I much prefer moving under my own power. With the experienced I've gained the past five years from winter bike commuting, I have the courage in a 2020 jobless pandemic to continue cycling as the days shorten. It helps to have an objective, of course, otherwise pedaling in 25 degree weather just for exercise is hardly a reason to bundle up, when a long walk or hike would suffice. In another time, I could visualize riding into Burlington to hang out at coffee shops (we moved to suburbia in 2020), but in another time I would've been employed, bike commuting, visiting coffee shops only on weekends during the Coffeeneuring Challenge. So, in this upside down world it still makes sense to ride - for mental and physical equanimity - motivated by errands. I have also embraced night riding again to avoid a crowded waterfront path, but dropping temperatures should soon deter less hardy riders and walkers. 

I'm thankful that between mountain biking on nearby trails and embracing night riding, I have the psychological and physical tools to get through this crazy time.

If you need encouragement, check out the Midnite Bicycle League Challenge.

How is everyone doing as the cold, wind, and darkness descends? Any tips to help other riders continue cycling?

Sunday, November 22, 2020

Coffeeneuring 2020 - Seventh Cup at the Fishing Pier

Focusing on Gratitude

I'm trying to be positive in a world upended by chaos, by concentrating on little things, like being thankful for still being able to ride a bicycle. This is at the root of who I am as a person: I find joy in moving slowly, smelling leaves, listening to bird calls, gazing at Lake Champlain in all its year-round moods. Isn't it amazing that a simple machine can provide so much joy?

Thank you bicycle! 

And thank you MG for hosting the 2020 Coffeeneuring Challenge.

7 full cups of gratitude:

  • Special time with son exploring area's mountain bike trails
  • Spending time with a cycling friend
  • Personal comfort in solitude 
  • Grateful to be living near water
  • Ample time to explore our new community and autumn's colorful foliage 
  • Very thankful for any sunshine on my face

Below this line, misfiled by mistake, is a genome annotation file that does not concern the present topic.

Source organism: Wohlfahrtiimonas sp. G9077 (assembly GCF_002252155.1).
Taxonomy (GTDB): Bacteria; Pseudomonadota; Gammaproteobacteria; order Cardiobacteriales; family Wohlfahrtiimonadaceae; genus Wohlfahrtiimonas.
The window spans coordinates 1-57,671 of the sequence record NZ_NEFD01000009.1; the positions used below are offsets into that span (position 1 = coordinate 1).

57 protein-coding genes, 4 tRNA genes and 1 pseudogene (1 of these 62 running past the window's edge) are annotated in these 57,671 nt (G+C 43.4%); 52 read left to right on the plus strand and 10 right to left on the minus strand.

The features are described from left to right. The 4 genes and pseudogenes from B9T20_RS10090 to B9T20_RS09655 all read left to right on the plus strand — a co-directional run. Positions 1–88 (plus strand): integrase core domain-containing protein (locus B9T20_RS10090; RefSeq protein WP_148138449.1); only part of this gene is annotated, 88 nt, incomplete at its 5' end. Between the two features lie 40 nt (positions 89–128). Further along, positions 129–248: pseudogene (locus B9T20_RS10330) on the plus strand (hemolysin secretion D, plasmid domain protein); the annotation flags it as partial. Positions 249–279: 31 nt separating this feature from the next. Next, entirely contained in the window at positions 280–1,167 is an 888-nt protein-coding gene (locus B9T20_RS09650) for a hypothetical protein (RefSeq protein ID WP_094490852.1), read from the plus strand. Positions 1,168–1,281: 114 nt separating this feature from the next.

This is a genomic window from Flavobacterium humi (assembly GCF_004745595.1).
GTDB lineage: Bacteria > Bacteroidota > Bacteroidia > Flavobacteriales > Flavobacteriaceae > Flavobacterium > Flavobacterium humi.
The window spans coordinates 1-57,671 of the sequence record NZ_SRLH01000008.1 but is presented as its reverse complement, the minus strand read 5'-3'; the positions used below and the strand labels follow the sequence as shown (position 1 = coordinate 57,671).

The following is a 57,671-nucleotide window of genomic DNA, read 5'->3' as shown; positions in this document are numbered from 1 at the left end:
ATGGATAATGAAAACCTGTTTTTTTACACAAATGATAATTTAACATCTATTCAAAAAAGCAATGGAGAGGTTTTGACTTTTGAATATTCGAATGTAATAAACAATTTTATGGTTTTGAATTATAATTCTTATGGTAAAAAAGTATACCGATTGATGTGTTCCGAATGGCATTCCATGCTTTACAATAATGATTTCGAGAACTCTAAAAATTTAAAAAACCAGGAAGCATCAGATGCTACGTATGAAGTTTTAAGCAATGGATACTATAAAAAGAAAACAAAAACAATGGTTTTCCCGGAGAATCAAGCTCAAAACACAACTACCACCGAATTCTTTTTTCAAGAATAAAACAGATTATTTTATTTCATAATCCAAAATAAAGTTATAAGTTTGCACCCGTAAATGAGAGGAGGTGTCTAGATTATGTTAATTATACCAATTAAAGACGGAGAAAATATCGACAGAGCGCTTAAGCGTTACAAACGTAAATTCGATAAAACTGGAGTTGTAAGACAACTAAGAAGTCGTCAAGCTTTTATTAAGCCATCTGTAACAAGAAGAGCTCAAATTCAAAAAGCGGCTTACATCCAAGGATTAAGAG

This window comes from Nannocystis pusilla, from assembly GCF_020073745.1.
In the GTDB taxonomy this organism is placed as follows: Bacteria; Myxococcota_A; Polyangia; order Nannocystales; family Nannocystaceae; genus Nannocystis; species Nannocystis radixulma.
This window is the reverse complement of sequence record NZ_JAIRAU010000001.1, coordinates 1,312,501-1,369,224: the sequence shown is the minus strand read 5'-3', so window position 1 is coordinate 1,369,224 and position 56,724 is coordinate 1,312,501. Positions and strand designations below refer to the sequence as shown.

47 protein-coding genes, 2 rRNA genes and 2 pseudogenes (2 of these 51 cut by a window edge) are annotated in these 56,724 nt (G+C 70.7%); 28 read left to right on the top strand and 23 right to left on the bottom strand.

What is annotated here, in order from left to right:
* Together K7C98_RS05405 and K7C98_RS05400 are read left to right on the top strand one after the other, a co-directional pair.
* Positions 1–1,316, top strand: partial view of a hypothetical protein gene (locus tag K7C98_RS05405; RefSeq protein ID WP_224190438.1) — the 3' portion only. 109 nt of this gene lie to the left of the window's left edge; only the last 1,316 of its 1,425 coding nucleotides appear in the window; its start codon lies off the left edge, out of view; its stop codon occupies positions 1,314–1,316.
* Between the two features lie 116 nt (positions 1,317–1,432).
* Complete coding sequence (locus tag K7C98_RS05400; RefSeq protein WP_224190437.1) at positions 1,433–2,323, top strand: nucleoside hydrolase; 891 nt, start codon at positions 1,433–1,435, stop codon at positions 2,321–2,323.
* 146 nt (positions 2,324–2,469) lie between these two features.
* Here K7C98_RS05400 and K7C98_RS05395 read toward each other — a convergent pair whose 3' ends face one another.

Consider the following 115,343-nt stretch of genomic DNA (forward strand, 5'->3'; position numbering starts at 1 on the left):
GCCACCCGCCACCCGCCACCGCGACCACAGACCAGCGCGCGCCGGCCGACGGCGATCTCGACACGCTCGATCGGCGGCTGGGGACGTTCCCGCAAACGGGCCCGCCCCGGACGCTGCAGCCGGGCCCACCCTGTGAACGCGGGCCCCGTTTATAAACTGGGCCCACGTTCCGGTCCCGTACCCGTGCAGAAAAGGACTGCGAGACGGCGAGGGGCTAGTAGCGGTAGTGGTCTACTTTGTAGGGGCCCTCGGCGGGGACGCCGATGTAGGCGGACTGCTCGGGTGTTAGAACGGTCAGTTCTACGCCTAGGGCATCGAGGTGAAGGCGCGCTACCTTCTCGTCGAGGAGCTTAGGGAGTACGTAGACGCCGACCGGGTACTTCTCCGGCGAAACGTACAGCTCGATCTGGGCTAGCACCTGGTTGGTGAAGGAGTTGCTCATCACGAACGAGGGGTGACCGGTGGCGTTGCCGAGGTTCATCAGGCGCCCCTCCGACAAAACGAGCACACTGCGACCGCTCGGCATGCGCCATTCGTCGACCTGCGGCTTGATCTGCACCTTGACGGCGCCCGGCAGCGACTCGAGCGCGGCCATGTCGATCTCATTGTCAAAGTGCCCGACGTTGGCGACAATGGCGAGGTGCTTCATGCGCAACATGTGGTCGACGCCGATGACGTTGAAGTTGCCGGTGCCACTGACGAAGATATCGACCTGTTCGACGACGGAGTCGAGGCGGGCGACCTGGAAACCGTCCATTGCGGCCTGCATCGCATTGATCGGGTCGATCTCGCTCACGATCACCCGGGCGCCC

• Gratitude for the power of two wheels

The Place: The Fishing Pier
Date: Friday, November 12
Drink: Barry's Tea with milk and sugar
Observation: When the temperature drops below 50F, thankfully the hordes on the Greenway disappear.
Total Miles: 15

Monday, November 16, 2020

How to Revive Beloved Panniers

Before and after images: at left, original Overland system: top hooks with straps and tension buckles (and tiny rings that are supposed to hook under rack)  - difficult to use, though secure once placed. At right, the improved replacement Lone Peak system: locking top hooks with easier to remove common bungee and hooks.

Both Lone Peak front and cavernous Overland rear panniers have been rugged companions for both my husband and myself on a yearlong trip. Since then for local commuting and occasional short tours, we've worn out the smaller and easier to use Lone Peak pair, because their top hooks lock onto the rack - a brilliant design - but are easy to remove, using typical bungee and hook design secured to the rack bottom.  

Before tossing panniers (and helmets) I remove any hardware to repair future projects or to keep our existing equipment in decent shape. My husband needs rear panniers. Good panniers are expensive. I discovered that Lone Peak still sells their wonderful parts so in conjunction with a few pieces in my stash, I drilled additional holes in the rear bags, and with a lot of patience, I replaced the difficult Overland system with new Lone Peak hardware.

After a good wash, the Overland panniers look almost new!

High quality, made in USA, 1994 Overland panniers, We own a third back up pannier (the 4th was attached to a bike that was stolen) and another set of locking top hooks should we need to press an additional pannier into service.

Tuesday, November 10, 2020

Coffeeneuring 2020 - Sixth Cup at Battery Park

This photo says it all: sunshine and a perfect Lake Champlain view.

Benches for everyone.


Sporting a new longer length, windproof jacket and toasty, lined helmet.

Tea and dumplings. I like that the new coat has a two-way zipper. 

Round two: teatime at North Beach, sheltered from the wind.

Focusing on Gratitude